United Airlines Hawaii Polaris Review: Excellent!

Timeless Legacy: Hawaii Travel Shaped By This Aircraft

For many years, actually decades, we’ve flown this aircraft to and from Hawaii (on well over 100 flights). But we’d never given much thought to it until comments by some of our pilot friends, both here on Beat of Hawaii and those we know personally, made us realize just how beloved and significant this aircraft has been to Hawaii travel. In addition, BOH’s editors flew on the venerated plane this summer, and we have to say, it was truly excellent in some weird, out-of-our-past way. Read, United Airlines Hawaii Polaris Review: Excellent!

Here’s why we’ve gained a new respect for the Boeing 757, which played a crucial role in shaping today’s Hawaii travel landscape.

  1. Direct Routes to Neighbor Islands: The Boeing 757, still called the “flying pencil” due to its elongated fuselage, gained ETOPS-180 certification in 1992, allowing it to be early in the twin-engine flight to Hawaii generation. Before that, flights to Hawaii primarily used 3-engine and 4-engine jets. Those were followed by the larger twin-engine Boeing 767. But all of those prior, larger planes faced limitations in servicing Hawaii’s neighbor islands, making direct flights challenging.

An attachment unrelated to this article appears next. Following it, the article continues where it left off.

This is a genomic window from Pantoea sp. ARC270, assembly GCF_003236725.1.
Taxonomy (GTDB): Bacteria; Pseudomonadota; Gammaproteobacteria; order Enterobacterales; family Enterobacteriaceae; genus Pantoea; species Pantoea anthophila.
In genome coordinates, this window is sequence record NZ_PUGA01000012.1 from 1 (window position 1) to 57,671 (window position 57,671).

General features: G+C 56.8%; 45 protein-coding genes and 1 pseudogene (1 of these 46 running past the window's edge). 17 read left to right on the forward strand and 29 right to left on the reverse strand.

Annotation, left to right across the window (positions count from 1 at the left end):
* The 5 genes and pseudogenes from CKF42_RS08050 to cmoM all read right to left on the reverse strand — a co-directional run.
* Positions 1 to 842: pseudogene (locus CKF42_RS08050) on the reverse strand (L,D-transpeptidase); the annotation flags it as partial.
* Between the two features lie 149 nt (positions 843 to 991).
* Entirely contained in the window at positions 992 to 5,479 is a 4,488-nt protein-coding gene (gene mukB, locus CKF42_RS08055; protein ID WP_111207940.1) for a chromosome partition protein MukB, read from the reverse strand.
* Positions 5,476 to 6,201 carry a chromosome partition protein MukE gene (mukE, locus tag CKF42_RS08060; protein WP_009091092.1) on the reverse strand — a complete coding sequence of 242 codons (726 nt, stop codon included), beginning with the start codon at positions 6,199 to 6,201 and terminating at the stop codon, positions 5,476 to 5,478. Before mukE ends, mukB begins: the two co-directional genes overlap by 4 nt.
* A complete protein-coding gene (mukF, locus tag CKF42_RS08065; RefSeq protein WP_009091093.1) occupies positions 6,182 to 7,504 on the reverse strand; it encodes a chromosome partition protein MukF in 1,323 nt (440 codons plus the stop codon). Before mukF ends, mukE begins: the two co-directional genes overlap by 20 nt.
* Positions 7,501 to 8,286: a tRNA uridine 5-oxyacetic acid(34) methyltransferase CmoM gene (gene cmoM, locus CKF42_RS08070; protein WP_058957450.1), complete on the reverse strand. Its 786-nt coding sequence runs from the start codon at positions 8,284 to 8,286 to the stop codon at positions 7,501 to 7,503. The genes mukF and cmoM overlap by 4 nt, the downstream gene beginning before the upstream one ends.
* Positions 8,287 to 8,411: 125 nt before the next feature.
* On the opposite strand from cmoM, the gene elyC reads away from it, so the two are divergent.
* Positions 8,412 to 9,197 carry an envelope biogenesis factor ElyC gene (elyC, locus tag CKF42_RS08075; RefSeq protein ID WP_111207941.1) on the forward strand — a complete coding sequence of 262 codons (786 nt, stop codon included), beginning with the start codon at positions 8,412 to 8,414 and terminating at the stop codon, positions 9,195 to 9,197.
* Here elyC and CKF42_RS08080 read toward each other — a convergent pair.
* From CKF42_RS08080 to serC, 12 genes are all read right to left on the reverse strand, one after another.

2. Three Airlines Revolutionized Hawaii Travel: American Airlines, Delta Airlines, and United Airlines all adopted the Boeing 757 for Hawaii routes in the 1990s. They ushered in a new era of direct flights that bypassed Honolulu and included routes from further afield. For instance, United Airlines operates 757 flights from Denver to Kauai and Kona. Delta offers a 757 route from Seattle to Honolulu, opening up previously unfeasible travel options.
  3. Workhorse Plane: The Boeing 757-200, resembling a stretched version of the Boeing 727, but with two engines instead of three, became a workhorse for Hawaii travel. It featured powerful engines and a 2×2 seating configuration in first class and 3×3 in economy. Despite some passengers finding it less comfortable, it served its purpose well.
  4. An aircraft that just won’t quit. While American Airlines retired its 757-200 fleet in 2019, Delta and United continue to operate them with well deserved retirement plans in progress.
  5. Transition to Boeing 737 MAX and Airbus A321. Those are the aircraft replacing these aging 757 planes, signaling the end of an era we have a new respect for.
  6. ETOPS-180 on the Boeing 757 predated 737: Before 1999, when Boeing 737 received ETOPS-180 certification, it could not fly to Hawaii. So for many less dense routes than was appropriate for widebodies, the Boeing 757 was the aircraft of choice. Thereafter, the 737 started to replace 757s, while the 757’s longer range still retained key advantages. For the most in-demand West Coast routes to Hawaii, however, the 737 proved to be a highly efficient, capable aircraft for reaching the islands. That’s still true today.